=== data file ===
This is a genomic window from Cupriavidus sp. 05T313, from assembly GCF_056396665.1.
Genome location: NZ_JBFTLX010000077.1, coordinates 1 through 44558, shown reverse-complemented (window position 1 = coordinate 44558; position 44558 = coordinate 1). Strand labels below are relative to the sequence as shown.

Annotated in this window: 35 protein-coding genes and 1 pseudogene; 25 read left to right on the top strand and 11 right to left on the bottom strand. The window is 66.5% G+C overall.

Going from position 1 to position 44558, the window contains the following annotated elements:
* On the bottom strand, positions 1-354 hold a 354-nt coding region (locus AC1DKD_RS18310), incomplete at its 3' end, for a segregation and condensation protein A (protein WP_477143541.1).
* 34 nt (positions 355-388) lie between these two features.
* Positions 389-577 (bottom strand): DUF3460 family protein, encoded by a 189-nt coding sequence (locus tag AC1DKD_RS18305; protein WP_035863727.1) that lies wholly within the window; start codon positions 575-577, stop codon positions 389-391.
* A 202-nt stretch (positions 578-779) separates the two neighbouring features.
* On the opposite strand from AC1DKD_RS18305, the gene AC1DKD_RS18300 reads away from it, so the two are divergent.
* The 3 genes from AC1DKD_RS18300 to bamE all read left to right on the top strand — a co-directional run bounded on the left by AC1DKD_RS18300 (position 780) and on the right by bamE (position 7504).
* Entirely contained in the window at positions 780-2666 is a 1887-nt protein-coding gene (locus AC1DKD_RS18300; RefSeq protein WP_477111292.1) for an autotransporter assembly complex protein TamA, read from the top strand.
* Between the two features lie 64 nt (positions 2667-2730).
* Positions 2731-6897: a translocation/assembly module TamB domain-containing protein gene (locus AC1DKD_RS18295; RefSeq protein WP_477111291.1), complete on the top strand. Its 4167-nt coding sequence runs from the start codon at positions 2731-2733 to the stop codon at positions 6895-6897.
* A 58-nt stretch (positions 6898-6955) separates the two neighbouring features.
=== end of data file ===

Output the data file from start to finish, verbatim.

This is a genomic window from Cupriavidus sp. 05T313, from assembly GCF_056396665.1.
Genome location: NZ_JBFTLX010000077.1, coordinates 1 through 44558, shown reverse-complemented (window position 1 = coordinate 44558; position 44558 = coordinate 1). Strand labels below are relative to the sequence as shown.

Annotated in this window: 35 protein-coding genes and 1 pseudogene; 25 read left to right on the top strand and 11 right to left on the bottom strand. The window is 66.5% G+C overall.

Going from position 1 to position 44558, the window contains the following annotated elements:
* On the bottom strand, positions 1-354 hold a 354-nt coding region (locus AC1DKD_RS18310), incomplete at its 3' end, for a segregation and condensation protein A (protein WP_477143541.1).
* 34 nt (positions 355-388) lie between these two features.
* Positions 389-577 (bottom strand): DUF3460 family protein, encoded by a 189-nt coding sequence (locus tag AC1DKD_RS18305; protein WP_035863727.1) that lies wholly within the window; start codon positions 575-577, stop codon positions 389-391.
* A 202-nt stretch (positions 578-779) separates the two neighbouring features.
* On the opposite strand from AC1DKD_RS18305, the gene AC1DKD_RS18300 reads away from it, so the two are divergent.
* The 3 genes from AC1DKD_RS18300 to bamE all read left to right on the top strand — a co-directional run bounded on the left by AC1DKD_RS18300 (position 780) and on the right by bamE (position 7504).
* Entirely contained in the window at positions 780-2666 is a 1887-nt protein-coding gene (locus AC1DKD_RS18300; RefSeq protein WP_477111292.1) for an autotransporter assembly complex protein TamA, read from the top strand.
* Between the two features lie 64 nt (positions 2667-2730).
* Positions 2731-6897: a translocation/assembly module TamB domain-containing protein gene (locus AC1DKD_RS18295; RefSeq protein WP_477111291.1), complete on the top strand. Its 4167-nt coding sequence runs from the start codon at positions 2731-2733 to the stop codon at positions 6895-6897.
* A 58-nt stretch (positions 6898-6955) separates the two neighbouring features.